I grant that if the ship has magic artificial gravity (which the generation ship in Across the Universe does), some strange things might happen to throw the body further away from the ship, or make it somehow react unusually with the artificial gravitational field, but there was absolutely no indication of that being the case in this book.
* Don't worry, the book was unharmed.
My first thought, in my brain's desperate attempt to fix the gaping science fail hole in Across the Universe, was that maybe the ship was accelerating and that's why they needed the engine to maintain efficiency and why things thrown out of the air lock got left behind.
Unfortunately, it can't have been.
According to the original mission plan (which the book gives us no reason to believe is a trick), the voyage is supposed to take 300 years. Also, their destination is called Centauri-Earth (and our world is referred to as Sol-Earth). This could refer to Alpha Centauri, the closest star, but given the fact that the planet they're headed for is supposed to be habitable, that doesn't seem likely (Alpha Centauri is a triple star system and the chances of conveniently habitable planet being there are slim). So it must be another star with Centauri in the name. There are lots. Here is Wiki's list of stars in the Centaurus constellation. If you sort that list by distance, you see that there aren't that many stars within 300 light years.
Since no relativistic effects are ever mentioned (see this blog about travelling close to the speed of light, and this one about accelerating up to fractions of the speed of light), it seems fair to assume that they never reach an appreciable fraction of the speed of light. Let's say that means less than around five percent time dilation goes on (see aforementioned links for previous posts if you're lost at this point). Well, travelling at a third of the speed of light gives us six percent time dilation, so close enough. So the maximum speed we're allowing is 0.33c. If we ignore acceleration, that limits us to stars within 100 light years. Habitability is probably limited to F, G, K and maybe M stars. Within 100 light years in the Centaurus constellation, that leaves us with... 14 viable stars (11 of which don't actually have Centauri in their name...). The furthest with Centauri in the name (not an unreasonable requirement, given the context of the book. If they were going to a star with a dull designation, surely they would have given it their own name?) is about 60 light years away.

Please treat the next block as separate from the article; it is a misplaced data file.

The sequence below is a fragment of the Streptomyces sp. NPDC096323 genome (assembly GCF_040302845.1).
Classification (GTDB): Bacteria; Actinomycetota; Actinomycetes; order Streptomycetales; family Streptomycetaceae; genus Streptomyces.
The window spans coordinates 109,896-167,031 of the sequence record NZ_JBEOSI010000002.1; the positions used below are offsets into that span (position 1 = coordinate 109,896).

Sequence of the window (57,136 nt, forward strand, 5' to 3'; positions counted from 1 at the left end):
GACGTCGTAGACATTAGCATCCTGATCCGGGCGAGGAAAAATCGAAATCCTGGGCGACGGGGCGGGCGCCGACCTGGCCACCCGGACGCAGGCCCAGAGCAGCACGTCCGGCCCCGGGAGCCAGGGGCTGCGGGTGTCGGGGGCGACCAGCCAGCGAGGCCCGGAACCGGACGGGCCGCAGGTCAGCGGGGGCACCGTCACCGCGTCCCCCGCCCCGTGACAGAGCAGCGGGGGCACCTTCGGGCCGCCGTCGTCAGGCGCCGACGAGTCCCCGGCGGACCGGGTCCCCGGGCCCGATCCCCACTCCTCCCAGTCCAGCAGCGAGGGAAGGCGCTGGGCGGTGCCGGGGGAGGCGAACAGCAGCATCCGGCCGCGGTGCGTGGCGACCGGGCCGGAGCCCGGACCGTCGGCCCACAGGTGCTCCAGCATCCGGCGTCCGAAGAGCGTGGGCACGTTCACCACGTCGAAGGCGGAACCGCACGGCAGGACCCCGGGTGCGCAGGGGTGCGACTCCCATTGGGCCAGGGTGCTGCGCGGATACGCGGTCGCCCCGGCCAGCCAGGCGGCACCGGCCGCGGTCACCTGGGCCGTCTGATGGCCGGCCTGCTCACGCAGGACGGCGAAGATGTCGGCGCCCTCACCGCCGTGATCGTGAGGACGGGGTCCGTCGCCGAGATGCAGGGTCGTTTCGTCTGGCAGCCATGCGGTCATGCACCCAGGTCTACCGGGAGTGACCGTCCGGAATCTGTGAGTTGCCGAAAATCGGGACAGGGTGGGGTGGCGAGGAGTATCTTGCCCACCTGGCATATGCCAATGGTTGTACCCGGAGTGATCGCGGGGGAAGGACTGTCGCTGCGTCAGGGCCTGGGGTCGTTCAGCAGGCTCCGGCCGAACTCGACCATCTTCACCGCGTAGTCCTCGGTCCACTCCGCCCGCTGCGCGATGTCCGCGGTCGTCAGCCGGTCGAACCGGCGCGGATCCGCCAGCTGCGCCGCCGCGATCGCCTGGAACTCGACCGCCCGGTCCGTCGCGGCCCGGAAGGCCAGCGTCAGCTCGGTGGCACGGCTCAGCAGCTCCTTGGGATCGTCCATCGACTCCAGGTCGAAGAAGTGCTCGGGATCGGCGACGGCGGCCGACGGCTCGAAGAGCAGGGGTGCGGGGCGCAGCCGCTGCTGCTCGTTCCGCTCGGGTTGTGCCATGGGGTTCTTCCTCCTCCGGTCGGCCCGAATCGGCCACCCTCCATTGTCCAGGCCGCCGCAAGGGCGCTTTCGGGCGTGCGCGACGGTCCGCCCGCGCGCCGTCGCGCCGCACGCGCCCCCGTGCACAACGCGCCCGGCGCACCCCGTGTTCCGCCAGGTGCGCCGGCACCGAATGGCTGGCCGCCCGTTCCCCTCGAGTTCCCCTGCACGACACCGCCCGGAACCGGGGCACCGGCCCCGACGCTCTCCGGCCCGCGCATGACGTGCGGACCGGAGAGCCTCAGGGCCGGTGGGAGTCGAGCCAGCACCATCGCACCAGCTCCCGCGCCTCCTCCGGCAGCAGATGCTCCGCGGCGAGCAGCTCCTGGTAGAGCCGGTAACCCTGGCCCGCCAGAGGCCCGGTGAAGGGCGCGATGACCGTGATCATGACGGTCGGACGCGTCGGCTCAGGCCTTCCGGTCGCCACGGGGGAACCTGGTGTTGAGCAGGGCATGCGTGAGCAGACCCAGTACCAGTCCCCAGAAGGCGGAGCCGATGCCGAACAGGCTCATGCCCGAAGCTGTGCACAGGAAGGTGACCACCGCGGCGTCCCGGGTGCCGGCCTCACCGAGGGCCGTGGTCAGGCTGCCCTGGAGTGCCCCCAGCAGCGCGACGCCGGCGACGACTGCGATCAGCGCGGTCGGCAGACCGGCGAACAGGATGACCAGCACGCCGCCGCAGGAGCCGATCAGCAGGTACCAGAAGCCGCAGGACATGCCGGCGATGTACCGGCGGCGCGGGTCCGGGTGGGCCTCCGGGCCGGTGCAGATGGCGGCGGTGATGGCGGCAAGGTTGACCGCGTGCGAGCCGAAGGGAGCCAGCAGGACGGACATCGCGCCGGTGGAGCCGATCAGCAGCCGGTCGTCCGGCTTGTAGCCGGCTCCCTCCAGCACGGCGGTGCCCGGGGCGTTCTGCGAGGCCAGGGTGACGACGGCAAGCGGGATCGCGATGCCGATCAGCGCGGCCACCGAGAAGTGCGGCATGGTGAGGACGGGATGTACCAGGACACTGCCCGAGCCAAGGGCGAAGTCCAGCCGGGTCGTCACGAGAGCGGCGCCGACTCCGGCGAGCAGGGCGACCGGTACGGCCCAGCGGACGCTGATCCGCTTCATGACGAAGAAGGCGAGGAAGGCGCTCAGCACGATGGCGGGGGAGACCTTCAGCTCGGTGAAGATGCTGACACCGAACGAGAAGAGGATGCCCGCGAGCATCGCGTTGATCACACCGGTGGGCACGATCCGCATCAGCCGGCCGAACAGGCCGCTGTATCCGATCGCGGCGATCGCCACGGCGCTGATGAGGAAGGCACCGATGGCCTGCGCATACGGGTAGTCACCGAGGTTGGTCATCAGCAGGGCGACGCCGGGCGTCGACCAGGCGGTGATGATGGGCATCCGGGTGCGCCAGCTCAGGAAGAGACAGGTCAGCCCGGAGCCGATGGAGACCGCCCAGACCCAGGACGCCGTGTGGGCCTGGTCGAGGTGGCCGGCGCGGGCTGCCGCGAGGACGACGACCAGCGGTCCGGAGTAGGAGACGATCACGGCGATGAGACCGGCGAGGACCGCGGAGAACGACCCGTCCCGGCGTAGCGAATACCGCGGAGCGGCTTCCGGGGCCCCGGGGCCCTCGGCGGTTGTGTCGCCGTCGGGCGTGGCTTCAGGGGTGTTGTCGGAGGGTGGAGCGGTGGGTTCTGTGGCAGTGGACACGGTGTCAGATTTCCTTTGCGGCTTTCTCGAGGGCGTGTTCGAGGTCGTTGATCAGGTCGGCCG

If we assume they're accelerating until they get half way, then decelerating the rest of the way (the fastest way of getting there and also the main way to require the engine running the entire time), that requires a very low acceleration of 0.0013g or 1.3 cm/s2. Which at least explains why a uranium engine might be the fuel source of choice. (For the record, if their destination was Alpha Centauri, then this value wouldn't change appreciably - it would be about 0.05 cm/s2 less. Furthermore, for Alpha Centauri it would make much more sense to accelerate a bit and then spend most of the journey coasting until they needed to slow down at the other end.) The maximum velocity the ship would reach would be 0.37c, so that's not too far above my imposed limit of 0.33.